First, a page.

Author + information
- Kiersten Frenchu, MD∗ (, )
- Shane Flood, MD,
- Lauren Rousseau, MPAS, PA-C, CCDS,
- Athena Poppas, MD and
- Antony Chu, MD
- Department of Internal Medicine, Brown University Rhode Island Hospital, Providence, Rhode IslandDepartment of Internal Medicine, Brown University Rhode Island Hospital, Providence, Rhode Island
- ↵∗Address for correspondence:
Dr. Kiersten Frenchu, Brown Medicine, 245 Chapman Street, Providence Rhode Island 02905.
Rapid diagnosis of Brugada syndrome is critical to therapy, which is aimed at reversing provoking factors to suppress/terminate malignant arrhythmias. This case highlights the diagnosis and peri-operative management of patients with Brugada syndrome at high risk for sudden cardiac death. (Level of Difficulty: Beginner.)
Brugada syndrome is an inherited channelopathy that confers an increased risk of sudden cardiac death (SCD). Approximately 25% of individuals affected with Brugada syndrome demonstrate a mutation in the SCN5a sodium channel (1). Baseline electrocardiography (ECG) results may be electrophysiologically normal and therefore confound the diagnosis. Provoking factors may be required to unmask the Brugada ECG pattern (2). This case highlights the discovery and management of a patient with heretofore undiagnosed Brugada syndrome.
A 50-year-old female with a history of essential hypertension and hyperlipidemia presented with fever and abdominal pain. She denied any chest pain, palpitations, or syncope prior to admission, and acute appendicitis was diagnosed. Her baseline ECG was unremarkable. Pre-operatively, she developed spontaneous ventricular fibrillation (VF) and was found unresponsive and required a 200-J biphasic shock for termination. After defibrillation, her ECG revealed new ST-segment elevations, right bundle branch pattern, and coved, persistently elevated ST-segments in V1 and V2, consistent with type 1 Brugada syndrome (Figure 1).
Treatment of this patient required rapid diagnosis of Brugada syndrome by ECG findings and clinical history. This patient’s post-arrest ECG is demonstrative for type 1 Brugada, with coved ST-segment elevations of >2 mm in V1 to V2 and a negative T-wave in the setting of right bundle branch block (1,2). Importantly, the QTc complex is normal in patients with Brugada syndrome as the most common mutations involve sodium channel defects (as opposed to potassium channel defects that lead to QTc abnormalities).
Treatment of Brugada syndrome is aimed at prevention of SCD with an automatic implantable cardioverter-defibrillator (AICD); however, that was contraindicated in this patient due to her active infection (2). She was managed acutely with quinidine, the most effective general therapy, with a plan to administer isoproterenol to prevent further episodes of arrhythmia if needed for electrical storm (2). Therapy consisting of hydration, electrolyte replenishment, and antipyretic administration was optimized. In regard to management, there are currently conflicting views of the use of amiodarone and lidocaine in Brugada syndrome and evidence that procainamide should be avoided (2).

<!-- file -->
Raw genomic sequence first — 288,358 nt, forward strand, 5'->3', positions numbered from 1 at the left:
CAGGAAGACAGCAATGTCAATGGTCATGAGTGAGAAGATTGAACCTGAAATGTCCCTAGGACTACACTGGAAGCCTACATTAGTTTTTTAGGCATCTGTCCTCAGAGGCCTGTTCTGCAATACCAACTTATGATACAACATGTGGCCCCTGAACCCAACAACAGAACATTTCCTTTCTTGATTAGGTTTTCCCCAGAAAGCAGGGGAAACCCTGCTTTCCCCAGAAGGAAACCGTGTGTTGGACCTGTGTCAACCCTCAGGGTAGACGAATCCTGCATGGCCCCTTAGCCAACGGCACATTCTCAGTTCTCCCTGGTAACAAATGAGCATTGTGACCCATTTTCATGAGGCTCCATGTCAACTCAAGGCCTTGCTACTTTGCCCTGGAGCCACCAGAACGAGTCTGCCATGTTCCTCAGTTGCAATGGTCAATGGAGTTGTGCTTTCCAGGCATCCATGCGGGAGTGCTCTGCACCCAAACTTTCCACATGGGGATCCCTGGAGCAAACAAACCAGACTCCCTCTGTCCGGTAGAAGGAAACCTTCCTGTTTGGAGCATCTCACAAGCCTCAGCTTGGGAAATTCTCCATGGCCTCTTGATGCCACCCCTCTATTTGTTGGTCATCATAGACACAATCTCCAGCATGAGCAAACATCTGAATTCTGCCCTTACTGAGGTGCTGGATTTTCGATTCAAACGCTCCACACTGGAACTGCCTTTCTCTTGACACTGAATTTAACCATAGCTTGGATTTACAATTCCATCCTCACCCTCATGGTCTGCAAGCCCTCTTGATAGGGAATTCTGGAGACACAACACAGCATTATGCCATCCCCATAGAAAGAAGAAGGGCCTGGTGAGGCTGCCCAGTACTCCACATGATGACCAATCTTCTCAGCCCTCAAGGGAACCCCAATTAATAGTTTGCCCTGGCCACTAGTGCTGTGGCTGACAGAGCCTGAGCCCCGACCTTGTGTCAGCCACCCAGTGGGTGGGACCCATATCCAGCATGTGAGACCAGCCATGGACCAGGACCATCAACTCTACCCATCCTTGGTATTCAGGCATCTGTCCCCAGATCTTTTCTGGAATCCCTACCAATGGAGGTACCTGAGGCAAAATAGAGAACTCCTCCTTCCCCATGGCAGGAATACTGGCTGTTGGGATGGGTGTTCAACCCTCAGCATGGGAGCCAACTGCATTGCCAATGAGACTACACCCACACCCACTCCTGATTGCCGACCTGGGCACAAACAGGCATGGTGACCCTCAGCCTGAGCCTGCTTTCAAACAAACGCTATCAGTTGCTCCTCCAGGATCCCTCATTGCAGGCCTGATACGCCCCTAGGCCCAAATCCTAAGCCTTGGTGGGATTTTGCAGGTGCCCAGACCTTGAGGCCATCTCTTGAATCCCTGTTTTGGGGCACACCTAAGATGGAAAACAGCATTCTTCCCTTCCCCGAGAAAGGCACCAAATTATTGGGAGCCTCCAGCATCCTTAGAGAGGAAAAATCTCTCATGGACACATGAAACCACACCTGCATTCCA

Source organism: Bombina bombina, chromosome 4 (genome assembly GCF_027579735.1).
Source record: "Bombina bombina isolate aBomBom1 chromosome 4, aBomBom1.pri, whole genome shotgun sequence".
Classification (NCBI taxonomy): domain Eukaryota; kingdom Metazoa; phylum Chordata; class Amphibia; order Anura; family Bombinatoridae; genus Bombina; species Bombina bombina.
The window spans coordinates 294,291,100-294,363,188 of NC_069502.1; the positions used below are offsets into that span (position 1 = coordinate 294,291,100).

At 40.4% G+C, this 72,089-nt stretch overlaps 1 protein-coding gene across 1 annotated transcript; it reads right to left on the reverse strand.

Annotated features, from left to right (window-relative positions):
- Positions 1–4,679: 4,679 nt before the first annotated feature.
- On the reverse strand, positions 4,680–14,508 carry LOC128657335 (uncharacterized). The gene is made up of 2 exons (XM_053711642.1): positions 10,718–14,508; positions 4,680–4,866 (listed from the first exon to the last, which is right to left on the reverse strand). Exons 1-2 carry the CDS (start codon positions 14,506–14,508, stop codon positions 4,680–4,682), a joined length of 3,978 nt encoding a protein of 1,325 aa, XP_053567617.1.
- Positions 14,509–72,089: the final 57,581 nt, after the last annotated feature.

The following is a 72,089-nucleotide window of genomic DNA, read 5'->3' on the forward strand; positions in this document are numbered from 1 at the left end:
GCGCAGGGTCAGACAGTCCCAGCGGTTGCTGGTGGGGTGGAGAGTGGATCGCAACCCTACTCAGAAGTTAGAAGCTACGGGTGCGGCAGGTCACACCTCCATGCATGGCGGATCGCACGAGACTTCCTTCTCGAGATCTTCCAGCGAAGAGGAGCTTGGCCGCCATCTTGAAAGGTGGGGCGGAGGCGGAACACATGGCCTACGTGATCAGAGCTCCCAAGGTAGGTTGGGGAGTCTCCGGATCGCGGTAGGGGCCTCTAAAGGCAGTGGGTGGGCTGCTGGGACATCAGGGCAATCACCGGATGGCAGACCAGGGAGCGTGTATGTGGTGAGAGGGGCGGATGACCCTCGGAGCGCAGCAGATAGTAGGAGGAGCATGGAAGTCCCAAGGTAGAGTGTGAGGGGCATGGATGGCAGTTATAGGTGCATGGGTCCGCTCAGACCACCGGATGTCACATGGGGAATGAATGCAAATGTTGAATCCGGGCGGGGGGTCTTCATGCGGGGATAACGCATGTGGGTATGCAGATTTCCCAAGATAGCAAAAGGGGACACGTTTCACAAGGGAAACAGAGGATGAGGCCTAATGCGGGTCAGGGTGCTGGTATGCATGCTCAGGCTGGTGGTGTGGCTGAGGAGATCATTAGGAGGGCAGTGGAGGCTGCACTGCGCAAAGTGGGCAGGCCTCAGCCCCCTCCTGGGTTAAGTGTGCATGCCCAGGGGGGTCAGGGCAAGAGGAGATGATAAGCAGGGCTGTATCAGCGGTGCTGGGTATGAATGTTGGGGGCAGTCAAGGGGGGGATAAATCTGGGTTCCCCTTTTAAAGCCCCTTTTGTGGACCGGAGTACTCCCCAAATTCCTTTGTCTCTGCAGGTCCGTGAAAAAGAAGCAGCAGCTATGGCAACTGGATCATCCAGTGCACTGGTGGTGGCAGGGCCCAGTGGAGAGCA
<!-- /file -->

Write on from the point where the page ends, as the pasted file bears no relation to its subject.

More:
Perioperatively, the patient received an infusion of isoproterenol. She underwent an uncomplicated laparoscopic appendectomy, with slow peritoneal insufflation and deflation to avoid increased vagal tone, another trigger for ventricular arrhythmias in the setting of Brugada syndrome.
The patient had no further arrhythmia episodes. Her echocardiogram result was normal. Prior to discharge, an AICD was placed after her infection resolved. Later, she reported that her father had died suddenly at age 45 years. Genetic testing was recommended for her and her first-degree family members.
Rapid diagnosis of Brugada syndrome unmasked by triggers is critical to therapy designed to reverse provoking factors and suppress or terminate lethal episodes of ventricular arrhythmia. This case outlines perioperative management of patients with Brugada syndrome at high risk for SCD, particularly those with an index presentation secondary to acute illness. Following is an overview of Brugada management:
• Acute management of Brugada syndrome includes optimizing hydration, correcting electrolyte abnormalities, and using antipyretics and quinidine.
• A secondary preventative of SCD from type 1 Brugada syndrome following VF arrest involves placement of an AICD.
• For patients undergoing surgery, vigilant planning is required.
• Genetic testing should be recommended to the patient and the patient’s first-degree family members.
The authors have reported that they have no relationships relevant to the contents of this paper to disclose.
- Received April 1, 2019.
- Revision received April 29, 2019.
- Accepted May 2, 2019.
- 2019 The Authors
- Juang J.J.,
- Horie M.
- Antzelevitch C.,
- Fish J.M.